The application fee has drawn fire from developers, in the same way that Steam Greenlight's $100 fee drew fire back in the day. The issue is many indie developers are working in the hole, developing their games unpaid for years. Until their game is released, those devs many not have the money to spare. Valve is still working on the publishing fee, but the range is pretty high.

"While we have invested heavily in our content pipeline and personalized store, we're still debating the publishing fee for Steam Direct. We talked to several developers and studios about an appropriate fee, and they gave us a range of responses from as low as $100 to as high as $5,000. There are pros and cons at either end of the spectrum, so we'd like to gather more feedback before settling on a number," said Kroll.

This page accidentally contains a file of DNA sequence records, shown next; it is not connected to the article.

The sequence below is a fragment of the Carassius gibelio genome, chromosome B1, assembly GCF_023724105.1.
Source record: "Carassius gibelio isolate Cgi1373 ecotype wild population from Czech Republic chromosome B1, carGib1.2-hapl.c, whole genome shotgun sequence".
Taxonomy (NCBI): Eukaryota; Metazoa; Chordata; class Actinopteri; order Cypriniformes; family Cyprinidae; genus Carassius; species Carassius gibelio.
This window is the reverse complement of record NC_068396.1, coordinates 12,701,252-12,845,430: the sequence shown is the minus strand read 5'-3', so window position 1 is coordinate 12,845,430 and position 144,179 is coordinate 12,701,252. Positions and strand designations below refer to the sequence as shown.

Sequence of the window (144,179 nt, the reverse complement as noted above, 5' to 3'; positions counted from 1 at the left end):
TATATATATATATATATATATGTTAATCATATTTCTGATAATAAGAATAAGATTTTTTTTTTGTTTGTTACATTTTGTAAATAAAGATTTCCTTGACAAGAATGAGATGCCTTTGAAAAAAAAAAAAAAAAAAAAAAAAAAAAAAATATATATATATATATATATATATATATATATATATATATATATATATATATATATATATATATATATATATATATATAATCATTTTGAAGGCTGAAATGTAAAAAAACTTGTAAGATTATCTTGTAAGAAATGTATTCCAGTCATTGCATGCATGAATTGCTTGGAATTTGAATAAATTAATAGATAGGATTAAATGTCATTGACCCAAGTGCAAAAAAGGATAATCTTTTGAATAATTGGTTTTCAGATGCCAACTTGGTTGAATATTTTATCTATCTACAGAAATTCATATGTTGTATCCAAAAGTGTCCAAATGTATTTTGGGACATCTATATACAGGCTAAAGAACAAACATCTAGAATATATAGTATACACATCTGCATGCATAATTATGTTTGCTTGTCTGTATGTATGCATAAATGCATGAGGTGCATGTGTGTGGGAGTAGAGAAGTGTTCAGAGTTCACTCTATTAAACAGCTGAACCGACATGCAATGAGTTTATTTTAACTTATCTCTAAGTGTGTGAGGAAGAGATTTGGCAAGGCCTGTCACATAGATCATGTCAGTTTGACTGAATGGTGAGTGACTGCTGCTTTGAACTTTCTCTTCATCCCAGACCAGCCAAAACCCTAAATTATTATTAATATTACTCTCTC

Valve is committed to working on the new Steam Direct system though. Hopefully it'll work out better than Greenlight has.

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Comments 7

  • Avatar for TernBird #1 TernBird 11 months ago
    It's about time Greenlight went out; it really was a bit of a mess.

    It was also easy to steal content that way; Mike Inel made a game called Arson and distributed it for free, and some people went and tried getting it greenlit out from under him.
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  • Avatar for Thad #2 Thad 11 months ago
    @nimzy Valve really is a game developer that stumbled into being a game distributor and then publisher, and has been pretty much making it up as it goes along. Given that, it's surprising how smoothly things have gone, for the most part, despite a lot of Bush-League errors along the way, from the server problems in the beginning on up to the revelation last week that they hadn't been sanitizing user input and people could straight-up stick script tags in their Stream profiles.
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  • Avatar for PlatypusPlatoon #3 PlatypusPlatoon 11 months ago